Richard Landers

80 posts · 82,333 views

I am an Assistant Professor of Psychology at Old Dominion University in Norfolk, VA, USA. My home area is Industrial/Organizational Psychology, the application of psychological principles to the working world. In particular, I’m interested in how the Internet has and will change the way work is conducted. Training is my focus right now – using the web to deliver instruction is the likely future of most work-related training, and little research is available so far to help practitioners design web-based training effectively. I think I can help.

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  • March 26, 2014
  • 09:30 AM
  • 24 views

Is I/O Psychology Ruining Human Resources?

by Richard Landers in NeoAcademic

In a recent issue of Human Resource Management Journal, Godard[1] provides a provocatively-titled opinion piece: “The psychologisation of employment relations?”  The central arguments of this paper are that 1) human resources management (HRM) is interdisciplinary, 2) industrial relations has historically been an important part of HRM, 3) organizational behavior has taken over HRM, pushing out industrial […]Related articles from NeoAcademic:Free Gamification of Human Resources........ Read more »

Godard, J. (2014) The psychologisation of employment relations?. Human Resource Management Journal, 24(1), 1-18. DOI: 10.1111/1748-8583.12030  

  • February 26, 2014
  • 09:30 AM
  • 19 views

When You Are Popular on Facebook, Strangers Think You’re Attractive

by Richard Landers in NeoAcademic

From psychology, we’ve known for a while that people create near-instant impressions of people based upon all sorts of cues. Visual cues (like unkempt hair or clothing), auditory cues (like a high- or low-pitched voice), and even olfactory cues (what’s that smell!?!) all combine rapidly to create our initial impressions of a person. Where things […]Related articles from NeoAcademic:Facebook’s Bad For You But Good For MeSurprise: Social People Use FacebookEven Virtual Attr........ Read more »

  • February 21, 2014
  • 09:30 AM
  • 19 views

Do Recommendation Letters Actually Tell Us Anything Useful?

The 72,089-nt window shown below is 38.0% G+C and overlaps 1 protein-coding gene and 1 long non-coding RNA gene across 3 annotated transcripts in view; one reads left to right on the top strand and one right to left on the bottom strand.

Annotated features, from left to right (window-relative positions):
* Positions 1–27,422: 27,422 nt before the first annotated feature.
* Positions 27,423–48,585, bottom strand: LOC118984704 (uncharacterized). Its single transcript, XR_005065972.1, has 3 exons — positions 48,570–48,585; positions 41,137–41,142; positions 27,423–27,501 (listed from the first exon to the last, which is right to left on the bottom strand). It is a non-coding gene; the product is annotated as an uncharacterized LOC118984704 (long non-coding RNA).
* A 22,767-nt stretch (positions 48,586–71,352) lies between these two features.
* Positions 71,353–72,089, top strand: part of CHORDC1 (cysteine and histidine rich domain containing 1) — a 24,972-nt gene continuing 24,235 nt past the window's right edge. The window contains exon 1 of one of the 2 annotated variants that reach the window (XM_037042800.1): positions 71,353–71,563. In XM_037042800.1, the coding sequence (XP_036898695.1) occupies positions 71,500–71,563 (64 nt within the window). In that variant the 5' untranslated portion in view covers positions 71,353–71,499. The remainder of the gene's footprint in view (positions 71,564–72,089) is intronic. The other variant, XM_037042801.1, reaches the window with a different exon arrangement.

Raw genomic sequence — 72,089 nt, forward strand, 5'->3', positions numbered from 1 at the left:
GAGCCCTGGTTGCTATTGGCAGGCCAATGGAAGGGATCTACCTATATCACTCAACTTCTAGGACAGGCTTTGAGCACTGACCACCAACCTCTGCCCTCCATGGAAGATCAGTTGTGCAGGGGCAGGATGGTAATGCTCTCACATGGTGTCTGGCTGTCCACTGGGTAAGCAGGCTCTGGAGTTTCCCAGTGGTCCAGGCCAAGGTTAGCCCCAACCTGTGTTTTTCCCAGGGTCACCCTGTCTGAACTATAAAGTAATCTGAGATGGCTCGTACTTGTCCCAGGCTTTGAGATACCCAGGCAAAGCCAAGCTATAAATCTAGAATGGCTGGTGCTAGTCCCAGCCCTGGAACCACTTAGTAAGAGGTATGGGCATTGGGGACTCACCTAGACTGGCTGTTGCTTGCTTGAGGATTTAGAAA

by Richard Landers in NeoAcademic

Recommendation letters are one of the most face valid predictors of academic and job performance; it is certainly intuitive that someone writing about someone else whom they know well should be able to provide an honest and objective assessment of that person’s capabilities.  But despite their ubiquity, little research is available on the actual validity […]Related articles from NeoAcademic:GRE: The Personality TestEven If Job Applicants Cheat, Online Testing May Still Increase Job ........ Read more »

Kuncel, N. R., Kochevar, R. J., & Ones, D. S. (2014) A meta-analysis of letters of recommendation in college and graduate admissions: Reasons for hope. International Journal of Selection and Assessment, 22(1), 101-107. info:/10.1111/ijsa.12060

  • February 5, 2014
  • 09:30 AM
  • 15 views

Is Age-Related Mental Decline Not As Bad As We Think?

by Richard Landers in NeoAcademic

It’s well-supported in psychology that fluid intelligence (i.e. a person’s ability to solve unique, unfamiliar problems or remember large amounts of unfamiliar information, or otherwise flex their mental muscles) decreases with age.  There are several theories as to why – perhaps our brains become less efficient over time as our neurons age, or perhaps we […]Related articles from NeoAcademic:Can You Trust Self-Help Mental Health Information from the Internet?Inappropriat........ Read more »

Ramscar, M., Hendrix, P., Shaoul, C., Milin, P., & Baayen, H. (2014) The myth of cognitive decline: Non-linear dynamics of lifelong learning. Topics in Cognitive Science, 5-42. info:/10.1111/tops.12078

  • January 29, 2014
  • 09:30 AM
  • 17 views

Using Links And Writing About Morality Increase Perceived Credibility

by Richard Landers in NeoAcademic

In an upcoming issue of the Journal of Computer-Mediated Communication, Borah[1] conducted two experiments on 550 people to identify the interactive effect between story framing and embedded links on people reading about politically charged issues – in this case, gay marriage and immigration.  The researchers found that a website with critical analysis of political strategy […]Related articles from NeoAcademic:Can Graduate Students Grade Writing As Effectively as Professionals?New R........ Read more »

Borah, P. (2014) The hyperlinked world: A look at how the interactions of news frames and hyperlinks influence news credibility and willingness to seek information. Journal of Computer-Mediated Communication. info:/

  • January 23, 2014
  • 08:30 AM
  • 107 views

The Privacy Paradox: Why People Who Complain About Privacy Also Overshare

by Richard Landers in NeoAcademic